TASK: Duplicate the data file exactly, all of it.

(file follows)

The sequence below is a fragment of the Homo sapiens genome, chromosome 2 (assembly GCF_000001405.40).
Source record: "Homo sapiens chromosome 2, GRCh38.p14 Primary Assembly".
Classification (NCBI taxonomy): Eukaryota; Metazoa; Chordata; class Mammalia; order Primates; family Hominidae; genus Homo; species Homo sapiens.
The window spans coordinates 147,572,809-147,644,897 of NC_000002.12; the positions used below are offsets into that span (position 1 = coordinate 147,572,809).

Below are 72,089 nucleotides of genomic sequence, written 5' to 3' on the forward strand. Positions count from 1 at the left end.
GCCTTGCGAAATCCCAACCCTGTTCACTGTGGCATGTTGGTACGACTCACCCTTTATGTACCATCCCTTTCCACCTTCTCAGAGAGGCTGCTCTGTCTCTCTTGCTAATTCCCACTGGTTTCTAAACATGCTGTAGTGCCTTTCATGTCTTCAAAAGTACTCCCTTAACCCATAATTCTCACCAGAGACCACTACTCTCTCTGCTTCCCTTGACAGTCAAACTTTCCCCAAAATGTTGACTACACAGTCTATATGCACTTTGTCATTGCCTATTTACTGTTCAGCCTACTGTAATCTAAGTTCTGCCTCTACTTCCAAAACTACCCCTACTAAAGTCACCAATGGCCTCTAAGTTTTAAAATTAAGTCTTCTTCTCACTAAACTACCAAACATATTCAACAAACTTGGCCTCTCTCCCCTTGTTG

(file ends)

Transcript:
The sequence below is a fragment of the Homo sapiens genome, chromosome 2 (assembly GCF_000001405.40).
Source record: "Homo sapiens chromosome 2, GRCh38.p14 Primary Assembly".
Classification (NCBI taxonomy): Eukaryota; Metazoa; Chordata; class Mammalia; order Primates; family Hominidae; genus Homo; species Homo sapiens.
The window spans coordinates 147,572,809-147,644,897 of NC_000002.12; the positions used below are offsets into that span (position 1 = coordinate 147,572,809).

Below are 72,089 nucleotides of genomic sequence, written 5' to 3' on the forward strand. Positions count from 1 at the left end.
GCCTTGCGAAATCCCAACCCTGTTCACTGTGGCATGTTGGTACGACTCACCCTTTATGTACCATCCCTTTCCACCTTCTCAGAGAGGCTGCTCTGTCTCTCTTGCTAATTCCCACTGGTTTCTAAACATGCTGTAGTGCCTTTCATGTCTTCAAAAGTACTCCCTTAACCCATAATTCTCACCAGAGACCACTACTCTCTCTGCTTCCCTTGACAGTCAAACTTTCCCCAAAATGTTGACTACACAGTCTATATGCACTTTGTCATTGCCTATTTACTGTTCAGCCTACTGTAATCTAAGTTCTGCCTCTACTTCCAAAACTACCCCTACTAAAGTCACCAATGGCCTCTAAGTTTTAAAATTAAGTCTTCTTCTCACTAAACTACCAAACATATTCAACAAACTTGGCCTCTCTCCCCTTGTTG